Six graduate students have been displaced from their dormitories following a fire that occurred early Sunday afternoon, according to Assistant Vice President for Communications Daniel Day.
Day explained that no one was harmed in the incident. According to NJ.com, two students who were present at the time of the incident ran out of the apartment but were not injured. No one else was in the building, explained Robert Gregory, Director of Emergency Services at the Princeton Fire Department.
Day explained that the incident happened around 1 p.m. at 27 Edwards Place, a residential apartment unit for graduate students. The building faces University Place and is located near the Princeton University Store.
After receiving an emergency call around 1 p.m. Sunday afternoon, a number of parties, including the Princeton Fire Department, Princeton First Aid and Rescue Squad, the Plainsboro Fire Company, the Princeton Junction Fire Company and the Mercer County Prosecutor’s Office, among others, responded immediately and reported to the scene, said Day.
Day explained that the Princeton Fire Department is investigating the cause and circumstances surrounding this incident.
According to Gregory, the fire has been ruled an accident, though the exact cause of the fire is undetermined.
The building suffered moderate damage from the incident, Gregory noted.
“The fire was in the wall and ceiling of the first floor apartment. The first floor apartment had both heat and smoke damage, the second floor had heavy smoke damage,” he said.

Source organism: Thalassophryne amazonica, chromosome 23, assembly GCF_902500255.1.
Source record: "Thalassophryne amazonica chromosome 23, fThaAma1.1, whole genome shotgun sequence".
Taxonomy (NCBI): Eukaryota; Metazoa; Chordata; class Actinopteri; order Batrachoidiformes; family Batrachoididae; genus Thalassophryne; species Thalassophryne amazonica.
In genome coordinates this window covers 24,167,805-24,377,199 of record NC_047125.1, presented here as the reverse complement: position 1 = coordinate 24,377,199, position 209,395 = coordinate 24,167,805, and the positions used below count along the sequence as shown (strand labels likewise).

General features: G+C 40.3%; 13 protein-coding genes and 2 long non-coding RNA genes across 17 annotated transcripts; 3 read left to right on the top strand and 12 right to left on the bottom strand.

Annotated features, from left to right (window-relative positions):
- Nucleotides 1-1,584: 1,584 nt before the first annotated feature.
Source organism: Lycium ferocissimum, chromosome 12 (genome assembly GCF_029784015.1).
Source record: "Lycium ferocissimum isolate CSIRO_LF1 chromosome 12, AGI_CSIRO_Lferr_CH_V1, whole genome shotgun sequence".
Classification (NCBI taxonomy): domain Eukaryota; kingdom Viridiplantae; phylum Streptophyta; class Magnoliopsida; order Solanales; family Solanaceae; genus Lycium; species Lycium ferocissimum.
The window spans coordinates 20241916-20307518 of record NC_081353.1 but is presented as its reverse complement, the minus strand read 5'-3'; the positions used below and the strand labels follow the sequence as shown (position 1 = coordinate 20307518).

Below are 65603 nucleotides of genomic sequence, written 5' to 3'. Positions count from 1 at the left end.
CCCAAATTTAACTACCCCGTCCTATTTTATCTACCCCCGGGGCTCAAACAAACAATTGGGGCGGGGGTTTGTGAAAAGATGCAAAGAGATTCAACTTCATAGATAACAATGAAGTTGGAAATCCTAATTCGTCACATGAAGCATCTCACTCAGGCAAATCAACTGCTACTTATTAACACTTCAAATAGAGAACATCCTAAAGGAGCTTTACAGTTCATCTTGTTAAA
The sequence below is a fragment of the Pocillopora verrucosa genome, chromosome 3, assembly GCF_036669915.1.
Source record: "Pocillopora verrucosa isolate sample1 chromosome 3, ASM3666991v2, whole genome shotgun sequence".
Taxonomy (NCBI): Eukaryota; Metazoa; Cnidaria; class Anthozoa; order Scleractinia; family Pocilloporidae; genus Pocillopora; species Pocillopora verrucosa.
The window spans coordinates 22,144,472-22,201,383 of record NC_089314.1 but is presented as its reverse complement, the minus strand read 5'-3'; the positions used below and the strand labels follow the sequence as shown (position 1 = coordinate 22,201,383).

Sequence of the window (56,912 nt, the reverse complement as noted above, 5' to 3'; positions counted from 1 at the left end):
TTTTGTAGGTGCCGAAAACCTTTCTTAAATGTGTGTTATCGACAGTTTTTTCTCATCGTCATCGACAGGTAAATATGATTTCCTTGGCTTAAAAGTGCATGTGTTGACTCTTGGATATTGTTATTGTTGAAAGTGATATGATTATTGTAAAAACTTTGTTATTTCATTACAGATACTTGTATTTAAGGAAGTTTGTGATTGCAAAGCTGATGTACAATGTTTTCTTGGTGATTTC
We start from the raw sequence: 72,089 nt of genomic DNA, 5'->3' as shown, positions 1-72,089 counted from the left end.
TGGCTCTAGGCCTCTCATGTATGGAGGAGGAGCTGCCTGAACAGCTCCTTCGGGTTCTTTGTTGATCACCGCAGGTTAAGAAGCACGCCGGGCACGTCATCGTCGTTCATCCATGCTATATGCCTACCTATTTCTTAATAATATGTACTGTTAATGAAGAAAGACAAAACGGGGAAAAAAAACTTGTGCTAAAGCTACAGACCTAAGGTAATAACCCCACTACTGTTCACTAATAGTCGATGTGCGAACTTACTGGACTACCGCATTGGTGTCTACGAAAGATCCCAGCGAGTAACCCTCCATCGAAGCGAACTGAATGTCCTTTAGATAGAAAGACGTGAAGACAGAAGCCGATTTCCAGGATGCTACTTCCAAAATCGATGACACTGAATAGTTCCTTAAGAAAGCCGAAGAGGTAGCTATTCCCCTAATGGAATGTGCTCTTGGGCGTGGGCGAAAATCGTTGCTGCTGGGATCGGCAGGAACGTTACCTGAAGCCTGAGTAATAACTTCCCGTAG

In order to contain the fire, respondents to the scene had to tear down several walls in the building’s interior. Day noted that firefighters at the scene also had to knock a door down to access the fire. In an email, Chief Dan Tomlin of the Princeton Police Department noted that while there was damage to the first and second floors of the building, there were no reported injuries to fire personnel or residents.
Gregory noted that the University is responsible for assessing damages to the building and property losses. The assessment for Saturday's fire is still ongoing, according to Day. This sentiment was echoed by Tomlin, who noted that, at this time, the fire is still under investigation.
The fire was under control by around 1:30 p.m., Day explained. However, after the accident, both the first and second floor rooms were found uninhabitable, and six students had to be temporarily relocated after an evaluation by the housing department.
The six students whose housing was affected by the fire's damage are now being housed in different graduate residential units across campus, noted Day, who could not disclose the exact locations for reasons of confidentiality.
Several facilities personnel made sure that gas supply, electricity and other utilities to the building were turned off following the incident, said Day.
The University is in the process of repairing the building and making it inhabitable again, Day noted as well, though he could not comment on the timeframe of the repair process.
Executive Director of Public Safety Paul Ominsky deferred comment to Day.